Law of the River


The Colorado River is managed and operated under numerous compacts, federal laws, court decisions and decrees, contracts, and regulatory guidelines collectively known as the "Law of the River." This collection of documents apportions the water and regulates the use and management of the Colorado River among the seven basin states and Mexico. Following is a synopsis of the most significant documents (you can click on the highlighted titles to get the full text of these regulations inAdobe Acrobat pdf file formats):
Quick Links

Colorado River Compact
Boulder Canyon Project Act
California Seven Party Agreement
Mexican Water Treaty
Upper Colorado River Basin Compact
Colorado River Storage Project
Arizona v. Calif Supreme Court Decision
Supplemental Decree
Consolidated Decree 
Colorado River Basin Project Act
Long Range Operating Criteria 
Minute 242
Colorado River Basin Salinity Control Act 

  • The Colorado River Compact of 1922 - The cornerstone of the "Law of the River", this Compact was negotiated by the seven Colorado River Basin states and the federal government in 1922. It defined the relationship between the upper basin states, where most of the river's water supply originates, and the lower basin states, where most of the water demands were developing. At the time, the upper basin states were concerned that plans for Hoover Dam and other water development projects in the lower basin would, under the Western water law doctrine of prior appropriation, deprive them of their ability to use the river's flows in the future.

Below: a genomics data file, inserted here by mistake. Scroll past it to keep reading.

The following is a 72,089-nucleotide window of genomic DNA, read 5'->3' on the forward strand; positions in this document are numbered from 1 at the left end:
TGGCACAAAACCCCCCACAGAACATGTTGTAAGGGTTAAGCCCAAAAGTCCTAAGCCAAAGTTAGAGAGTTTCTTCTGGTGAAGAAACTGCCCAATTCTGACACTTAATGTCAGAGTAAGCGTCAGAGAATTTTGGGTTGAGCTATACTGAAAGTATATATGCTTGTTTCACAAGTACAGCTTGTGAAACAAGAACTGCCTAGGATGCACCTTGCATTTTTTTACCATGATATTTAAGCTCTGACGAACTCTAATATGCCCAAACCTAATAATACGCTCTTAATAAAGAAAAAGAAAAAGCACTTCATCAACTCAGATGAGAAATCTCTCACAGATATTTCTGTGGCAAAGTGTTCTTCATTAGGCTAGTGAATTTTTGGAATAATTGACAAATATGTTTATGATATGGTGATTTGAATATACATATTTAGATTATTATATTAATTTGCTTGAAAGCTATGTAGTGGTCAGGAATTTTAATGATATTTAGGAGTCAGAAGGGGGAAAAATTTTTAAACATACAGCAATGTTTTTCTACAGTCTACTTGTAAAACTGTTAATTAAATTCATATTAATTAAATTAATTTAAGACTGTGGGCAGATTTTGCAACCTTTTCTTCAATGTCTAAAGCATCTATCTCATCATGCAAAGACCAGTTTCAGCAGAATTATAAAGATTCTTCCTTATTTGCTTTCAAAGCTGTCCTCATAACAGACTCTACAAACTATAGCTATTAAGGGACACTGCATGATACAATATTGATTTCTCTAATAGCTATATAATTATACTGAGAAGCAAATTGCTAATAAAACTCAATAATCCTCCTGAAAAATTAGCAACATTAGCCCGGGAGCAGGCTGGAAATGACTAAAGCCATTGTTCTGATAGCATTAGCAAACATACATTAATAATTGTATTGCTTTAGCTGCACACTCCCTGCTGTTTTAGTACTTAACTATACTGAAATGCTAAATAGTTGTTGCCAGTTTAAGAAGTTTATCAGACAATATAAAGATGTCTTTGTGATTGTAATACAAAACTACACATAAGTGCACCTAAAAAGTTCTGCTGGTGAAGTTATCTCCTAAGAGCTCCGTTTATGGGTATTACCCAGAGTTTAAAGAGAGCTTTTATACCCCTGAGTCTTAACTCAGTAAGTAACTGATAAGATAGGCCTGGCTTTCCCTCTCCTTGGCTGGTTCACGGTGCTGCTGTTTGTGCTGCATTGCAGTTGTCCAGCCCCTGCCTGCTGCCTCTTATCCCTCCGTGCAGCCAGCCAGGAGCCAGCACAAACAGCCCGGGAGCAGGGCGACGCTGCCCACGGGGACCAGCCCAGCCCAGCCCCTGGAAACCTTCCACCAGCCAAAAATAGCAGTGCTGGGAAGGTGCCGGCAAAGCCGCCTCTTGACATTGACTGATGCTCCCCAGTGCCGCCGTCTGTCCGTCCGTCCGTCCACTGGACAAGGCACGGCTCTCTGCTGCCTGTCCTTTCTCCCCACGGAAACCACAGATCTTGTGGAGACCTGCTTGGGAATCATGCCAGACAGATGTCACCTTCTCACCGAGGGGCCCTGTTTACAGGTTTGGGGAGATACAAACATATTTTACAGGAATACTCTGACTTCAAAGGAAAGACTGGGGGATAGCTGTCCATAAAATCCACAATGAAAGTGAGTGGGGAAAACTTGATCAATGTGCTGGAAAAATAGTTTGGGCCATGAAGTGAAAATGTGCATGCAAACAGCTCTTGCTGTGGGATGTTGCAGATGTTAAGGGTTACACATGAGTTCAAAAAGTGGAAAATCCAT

The states could not agree on how the waters of the Colorado River Basin should be allocated among them, so the Secretary of Commerce Herbert Hoover suggested the basin be divided into an upper and lower half, with each basin having the right to develop and use 7.5 million acre-feet (maf) of river water annually. This approach reserved water for future upper basin development and allowed planning and development in the lower basin to proceed.

  • The Boulder Canyon Project Act of 1928 - This act: (1) ratified the 1922 Compact; (2) authorized the construction of Hoover Dam and related irrigation facilities in the lower Basin; (3) apportioned the lower basin's 7.5 maf among the states of Arizona (2.8 maf), California (4.4 maf) and Nevada (0.3 maf); and (4) authorized and directed the Secretary of the Interior to function as the sole contracting authority for Colorado River water use in the lower basin.
  • California Seven Party Agreement of 1931 - This agreement helped settle the long-standing conflict between California agricultural and municipal interests over Colorado River water priorities. The seven principal claimants - Palo Verde Irrigation District, Yuma Project, Imperial Irrigation District, Coachella Valley Irrigation District, Metropolitan Water District, and the City and County of San Diego - reached consensus in the amounts of water to be allocated on an annual basis to each entity. Although the agreement did not resolve all priority issues, these regulations were also incorporated in the major California water delivery contracts.
  • The Mexican Water Treaty of 1944 - Committed 1.5 maf of the river's annual flow to Mexico.
  • Upper Colorado River Basin Compact of 1948 - Created the Upper Colorado River Commission and apportioned the Upper Basin's 7.5 maf among Colorado (51.75 percent), New Mexico (11.25 percent), Utah (23 percent), and Wyoming (14 percent); the portion of Arizona that lies within the Upper Colorado Basin was also apportioned 50,000 acre-feet annually.
  • Colorado River Storage Project Act of 1956 - Provided a comprehensive Upper Basin-wide water resource development plan and authorized the construction of Glen Canyon, Flaming Gorge, Navajo and Curecanti dams for river regulation and power production, as well as several projects for irrigation and other uses.